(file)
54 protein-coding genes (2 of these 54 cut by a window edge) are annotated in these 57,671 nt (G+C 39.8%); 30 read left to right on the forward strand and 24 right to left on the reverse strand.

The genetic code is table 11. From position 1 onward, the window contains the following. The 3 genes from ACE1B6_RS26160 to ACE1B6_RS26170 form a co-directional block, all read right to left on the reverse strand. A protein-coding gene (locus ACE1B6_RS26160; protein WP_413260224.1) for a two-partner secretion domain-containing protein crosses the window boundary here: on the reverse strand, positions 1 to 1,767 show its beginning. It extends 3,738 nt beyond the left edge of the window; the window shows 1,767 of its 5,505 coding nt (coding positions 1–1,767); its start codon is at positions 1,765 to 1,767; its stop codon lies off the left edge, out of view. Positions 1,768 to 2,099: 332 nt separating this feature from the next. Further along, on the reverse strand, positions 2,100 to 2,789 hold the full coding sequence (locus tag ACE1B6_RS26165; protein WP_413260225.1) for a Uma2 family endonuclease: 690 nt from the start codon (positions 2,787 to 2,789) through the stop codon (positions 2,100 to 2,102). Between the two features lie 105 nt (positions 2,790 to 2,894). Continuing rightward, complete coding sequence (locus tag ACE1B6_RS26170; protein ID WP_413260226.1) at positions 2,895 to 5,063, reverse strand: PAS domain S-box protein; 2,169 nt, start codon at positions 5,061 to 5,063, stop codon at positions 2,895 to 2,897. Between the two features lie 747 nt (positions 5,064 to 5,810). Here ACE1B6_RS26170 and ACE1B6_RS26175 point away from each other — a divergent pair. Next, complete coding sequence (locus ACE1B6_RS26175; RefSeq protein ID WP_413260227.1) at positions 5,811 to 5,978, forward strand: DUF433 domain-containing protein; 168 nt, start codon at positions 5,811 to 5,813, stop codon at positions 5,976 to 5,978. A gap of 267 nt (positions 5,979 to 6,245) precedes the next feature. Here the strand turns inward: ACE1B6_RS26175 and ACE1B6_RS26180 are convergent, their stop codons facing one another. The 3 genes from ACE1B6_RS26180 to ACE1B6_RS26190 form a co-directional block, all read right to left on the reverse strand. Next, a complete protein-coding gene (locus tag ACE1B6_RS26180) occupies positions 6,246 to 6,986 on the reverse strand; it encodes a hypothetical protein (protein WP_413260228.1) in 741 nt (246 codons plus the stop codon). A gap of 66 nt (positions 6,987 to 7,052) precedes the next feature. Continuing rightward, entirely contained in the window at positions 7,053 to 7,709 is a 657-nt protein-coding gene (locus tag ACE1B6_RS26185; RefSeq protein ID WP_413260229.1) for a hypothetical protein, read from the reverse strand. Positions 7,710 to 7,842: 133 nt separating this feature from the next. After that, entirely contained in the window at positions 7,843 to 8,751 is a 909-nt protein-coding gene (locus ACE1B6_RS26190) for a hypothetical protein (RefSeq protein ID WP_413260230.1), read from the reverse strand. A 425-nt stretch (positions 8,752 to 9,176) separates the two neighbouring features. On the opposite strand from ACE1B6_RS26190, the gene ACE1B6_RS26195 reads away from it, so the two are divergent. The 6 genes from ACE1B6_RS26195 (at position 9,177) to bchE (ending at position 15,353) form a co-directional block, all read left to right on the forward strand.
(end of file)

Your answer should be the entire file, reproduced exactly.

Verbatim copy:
54 protein-coding genes (2 of these 54 cut by a window edge) are annotated in these 57,671 nt (G+C 39.8%); 30 read left to right on the forward strand and 24 right to left on the reverse strand.

The genetic code is table 11. From position 1 onward, the window contains the following. The 3 genes from ACE1B6_RS26160 to ACE1B6_RS26170 form a co-directional block, all read right to left on the reverse strand. A protein-coding gene (locus ACE1B6_RS26160; protein WP_413260224.1) for a two-partner secretion domain-containing protein crosses the window boundary here: on the reverse strand, positions 1 to 1,767 show its beginning. It extends 3,738 nt beyond the left edge of the window; the window shows 1,767 of its 5,505 coding nt (coding positions 1–1,767); its start codon is at positions 1,765 to 1,767; its stop codon lies off the left edge, out of view. Positions 1,768 to 2,099: 332 nt separating this feature from the next. Further along, on the reverse strand, positions 2,100 to 2,789 hold the full coding sequence (locus tag ACE1B6_RS26165; protein WP_413260225.1) for a Uma2 family endonuclease: 690 nt from the start codon (positions 2,787 to 2,789) through the stop codon (positions 2,100 to 2,102). Between the two features lie 105 nt (positions 2,790 to 2,894). Continuing rightward, complete coding sequence (locus tag ACE1B6_RS26170; protein ID WP_413260226.1) at positions 2,895 to 5,063, reverse strand: PAS domain S-box protein; 2,169 nt, start codon at positions 5,061 to 5,063, stop codon at positions 2,895 to 2,897. Between the two features lie 747 nt (positions 5,064 to 5,810). Here ACE1B6_RS26170 and ACE1B6_RS26175 point away from each other — a divergent pair. Next, complete coding sequence (locus ACE1B6_RS26175; RefSeq protein ID WP_413260227.1) at positions 5,811 to 5,978, forward strand: DUF433 domain-containing protein; 168 nt, start codon at positions 5,811 to 5,813, stop codon at positions 5,976 to 5,978. A gap of 267 nt (positions 5,979 to 6,245) precedes the next feature. Here the strand turns inward: ACE1B6_RS26175 and ACE1B6_RS26180 are convergent, their stop codons facing one another. The 3 genes from ACE1B6_RS26180 to ACE1B6_RS26190 form a co-directional block, all read right to left on the reverse strand. Next, a complete protein-coding gene (locus tag ACE1B6_RS26180) occupies positions 6,246 to 6,986 on the reverse strand; it encodes a hypothetical protein (protein WP_413260228.1) in 741 nt (246 codons plus the stop codon). A gap of 66 nt (positions 6,987 to 7,052) precedes the next feature. Continuing rightward, entirely contained in the window at positions 7,053 to 7,709 is a 657-nt protein-coding gene (locus tag ACE1B6_RS26185; RefSeq protein ID WP_413260229.1) for a hypothetical protein, read from the reverse strand. Positions 7,710 to 7,842: 133 nt separating this feature from the next. After that, entirely contained in the window at positions 7,843 to 8,751 is a 909-nt protein-coding gene (locus ACE1B6_RS26190) for a hypothetical protein (RefSeq protein ID WP_413260230.1), read from the reverse strand. A 425-nt stretch (positions 8,752 to 9,176) separates the two neighbouring features. On the opposite strand from ACE1B6_RS26190, the gene ACE1B6_RS26195 reads away from it, so the two are divergent. The 6 genes from ACE1B6_RS26195 (at position 9,177) to bchE (ending at position 15,353) form a co-directional block, all read left to right on the forward strand.